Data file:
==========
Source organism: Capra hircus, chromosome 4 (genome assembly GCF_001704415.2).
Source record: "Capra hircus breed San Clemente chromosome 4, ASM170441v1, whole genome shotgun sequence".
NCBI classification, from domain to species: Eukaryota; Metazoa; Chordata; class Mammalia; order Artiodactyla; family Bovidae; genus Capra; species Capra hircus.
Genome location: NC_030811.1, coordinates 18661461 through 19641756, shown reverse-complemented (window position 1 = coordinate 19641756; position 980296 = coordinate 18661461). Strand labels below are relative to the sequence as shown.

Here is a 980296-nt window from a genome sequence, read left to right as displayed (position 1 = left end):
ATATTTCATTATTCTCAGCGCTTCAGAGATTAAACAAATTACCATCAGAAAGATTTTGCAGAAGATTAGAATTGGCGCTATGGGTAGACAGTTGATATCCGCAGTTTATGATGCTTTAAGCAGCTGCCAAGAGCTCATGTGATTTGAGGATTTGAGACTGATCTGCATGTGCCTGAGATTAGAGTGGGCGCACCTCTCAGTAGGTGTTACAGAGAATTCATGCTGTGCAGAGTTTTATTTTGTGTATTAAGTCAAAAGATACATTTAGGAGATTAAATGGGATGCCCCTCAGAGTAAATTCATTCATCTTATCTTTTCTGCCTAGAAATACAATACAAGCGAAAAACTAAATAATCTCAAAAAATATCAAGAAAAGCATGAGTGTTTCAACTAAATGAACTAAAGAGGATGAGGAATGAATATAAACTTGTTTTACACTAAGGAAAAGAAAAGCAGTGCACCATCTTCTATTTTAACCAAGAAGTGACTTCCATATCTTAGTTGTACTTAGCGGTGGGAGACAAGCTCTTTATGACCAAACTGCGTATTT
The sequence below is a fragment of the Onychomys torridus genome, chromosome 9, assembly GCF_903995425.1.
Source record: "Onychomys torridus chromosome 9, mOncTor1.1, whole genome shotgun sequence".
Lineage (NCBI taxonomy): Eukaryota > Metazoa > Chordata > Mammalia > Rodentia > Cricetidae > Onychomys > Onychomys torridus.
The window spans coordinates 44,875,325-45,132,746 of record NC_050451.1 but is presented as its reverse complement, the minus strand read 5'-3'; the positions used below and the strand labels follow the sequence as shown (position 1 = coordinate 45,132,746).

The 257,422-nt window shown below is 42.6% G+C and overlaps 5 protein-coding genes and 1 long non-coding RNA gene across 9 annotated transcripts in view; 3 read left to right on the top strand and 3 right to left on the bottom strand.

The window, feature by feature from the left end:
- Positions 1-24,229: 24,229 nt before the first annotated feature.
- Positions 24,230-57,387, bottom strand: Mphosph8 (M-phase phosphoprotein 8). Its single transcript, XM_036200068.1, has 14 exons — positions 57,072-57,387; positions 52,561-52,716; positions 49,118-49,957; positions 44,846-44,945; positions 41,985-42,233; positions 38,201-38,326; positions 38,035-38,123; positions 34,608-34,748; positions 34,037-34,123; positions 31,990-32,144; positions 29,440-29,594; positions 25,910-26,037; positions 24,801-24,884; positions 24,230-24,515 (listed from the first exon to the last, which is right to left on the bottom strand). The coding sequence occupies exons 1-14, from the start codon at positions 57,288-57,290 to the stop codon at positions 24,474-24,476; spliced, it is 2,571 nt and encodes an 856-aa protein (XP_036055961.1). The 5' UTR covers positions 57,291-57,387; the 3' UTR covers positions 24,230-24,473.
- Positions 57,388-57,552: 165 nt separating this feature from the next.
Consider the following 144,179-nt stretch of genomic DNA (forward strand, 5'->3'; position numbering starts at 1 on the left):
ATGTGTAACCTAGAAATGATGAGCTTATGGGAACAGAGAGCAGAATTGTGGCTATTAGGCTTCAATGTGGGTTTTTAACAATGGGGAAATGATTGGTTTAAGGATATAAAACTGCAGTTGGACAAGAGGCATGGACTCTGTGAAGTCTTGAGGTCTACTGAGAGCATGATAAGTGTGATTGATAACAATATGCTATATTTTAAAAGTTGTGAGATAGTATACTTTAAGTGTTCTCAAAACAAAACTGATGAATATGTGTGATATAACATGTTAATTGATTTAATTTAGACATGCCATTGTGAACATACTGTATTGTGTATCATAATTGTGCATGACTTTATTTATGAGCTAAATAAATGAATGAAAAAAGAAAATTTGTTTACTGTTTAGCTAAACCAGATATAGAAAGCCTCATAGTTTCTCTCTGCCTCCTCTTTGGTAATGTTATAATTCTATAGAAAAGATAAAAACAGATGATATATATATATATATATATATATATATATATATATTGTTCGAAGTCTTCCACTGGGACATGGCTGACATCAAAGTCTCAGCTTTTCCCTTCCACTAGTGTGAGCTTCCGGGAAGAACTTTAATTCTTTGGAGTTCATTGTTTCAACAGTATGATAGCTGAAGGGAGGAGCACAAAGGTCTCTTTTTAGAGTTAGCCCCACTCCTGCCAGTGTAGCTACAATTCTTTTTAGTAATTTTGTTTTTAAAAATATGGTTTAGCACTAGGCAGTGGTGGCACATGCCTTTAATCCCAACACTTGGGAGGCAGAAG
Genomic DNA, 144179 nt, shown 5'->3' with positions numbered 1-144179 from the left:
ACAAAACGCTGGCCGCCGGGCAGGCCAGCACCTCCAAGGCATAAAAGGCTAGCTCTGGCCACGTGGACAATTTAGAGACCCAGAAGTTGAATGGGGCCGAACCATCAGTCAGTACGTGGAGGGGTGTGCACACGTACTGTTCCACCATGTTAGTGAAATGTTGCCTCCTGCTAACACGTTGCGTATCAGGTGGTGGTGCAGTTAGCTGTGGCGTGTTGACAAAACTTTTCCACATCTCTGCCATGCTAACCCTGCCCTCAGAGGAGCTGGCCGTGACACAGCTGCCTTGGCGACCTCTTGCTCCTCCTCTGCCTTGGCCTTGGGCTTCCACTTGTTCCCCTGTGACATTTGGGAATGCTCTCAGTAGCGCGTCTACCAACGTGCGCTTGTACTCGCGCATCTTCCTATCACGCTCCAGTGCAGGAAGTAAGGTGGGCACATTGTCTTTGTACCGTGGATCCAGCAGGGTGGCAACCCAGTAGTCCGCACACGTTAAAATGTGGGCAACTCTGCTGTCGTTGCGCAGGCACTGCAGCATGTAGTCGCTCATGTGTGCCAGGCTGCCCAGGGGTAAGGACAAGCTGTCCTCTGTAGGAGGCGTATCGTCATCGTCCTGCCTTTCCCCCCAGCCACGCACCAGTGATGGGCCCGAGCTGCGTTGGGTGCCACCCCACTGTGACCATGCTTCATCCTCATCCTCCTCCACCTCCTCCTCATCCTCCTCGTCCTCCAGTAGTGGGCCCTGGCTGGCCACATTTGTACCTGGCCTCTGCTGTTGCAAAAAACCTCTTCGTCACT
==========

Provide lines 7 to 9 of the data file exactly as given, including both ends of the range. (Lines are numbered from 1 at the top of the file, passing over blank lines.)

The sequence below is a fragment of the Onychomys torridus genome, chromosome 9, assembly GCF_903995425.1.
Source record: "Onychomys torridus chromosome 9, mOncTor1.1, whole genome shotgun sequence".
Lineage (NCBI taxonomy): Eukaryota > Metazoa > Chordata > Mammalia > Rodentia > Cricetidae > Onychomys > Onychomys torridus.